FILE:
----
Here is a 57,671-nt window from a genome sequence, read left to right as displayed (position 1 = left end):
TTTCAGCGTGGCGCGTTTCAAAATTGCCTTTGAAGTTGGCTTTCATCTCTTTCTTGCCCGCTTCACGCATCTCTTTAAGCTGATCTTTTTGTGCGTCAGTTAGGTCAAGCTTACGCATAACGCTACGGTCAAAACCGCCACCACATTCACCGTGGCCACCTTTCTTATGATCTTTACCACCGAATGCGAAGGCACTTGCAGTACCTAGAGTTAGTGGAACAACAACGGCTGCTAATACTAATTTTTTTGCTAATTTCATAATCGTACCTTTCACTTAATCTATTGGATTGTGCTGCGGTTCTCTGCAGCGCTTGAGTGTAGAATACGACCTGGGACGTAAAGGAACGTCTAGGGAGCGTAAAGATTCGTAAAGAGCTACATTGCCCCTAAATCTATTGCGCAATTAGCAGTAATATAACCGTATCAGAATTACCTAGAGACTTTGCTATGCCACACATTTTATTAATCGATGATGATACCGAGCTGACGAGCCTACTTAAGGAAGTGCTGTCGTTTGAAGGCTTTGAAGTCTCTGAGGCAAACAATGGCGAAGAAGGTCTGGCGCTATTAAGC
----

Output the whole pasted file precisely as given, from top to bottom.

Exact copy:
Here is a 57,671-nt window from a genome sequence, read left to right as displayed (position 1 = left end):
TTTCAGCGTGGCGCGTTTCAAAATTGCCTTTGAAGTTGGCTTTCATCTCTTTCTTGCCCGCTTCACGCATCTCTTTAAGCTGATCTTTTTGTGCGTCAGTTAGGTCAAGCTTACGCATAACGCTACGGTCAAAACCGCCACCACATTCACCGTGGCCACCTTTCTTATGATCTTTACCACCGAATGCGAAGGCACTTGCAGTACCTAGAGTTAGTGGAACAACAACGGCTGCTAATACTAATTTTTTTGCTAATTTCATAATCGTACCTTTCACTTAATCTATTGGATTGTGCTGCGGTTCTCTGCAGCGCTTGAGTGTAGAATACGACCTGGGACGTAAAGGAACGTCTAGGGAGCGTAAAGATTCGTAAAGAGCTACATTGCCCCTAAATCTATTGCGCAATTAGCAGTAATATAACCGTATCAGAATTACCTAGAGACTTTGCTATGCCACACATTTTATTAATCGATGATGATACCGAGCTGACGAGCCTACTTAAGGAAGTGCTGTCGTTTGAAGGCTTTGAAGTCTCTGAGGCAAACAATGGCGAAGAAGGTCTGGCGCTATTAAGC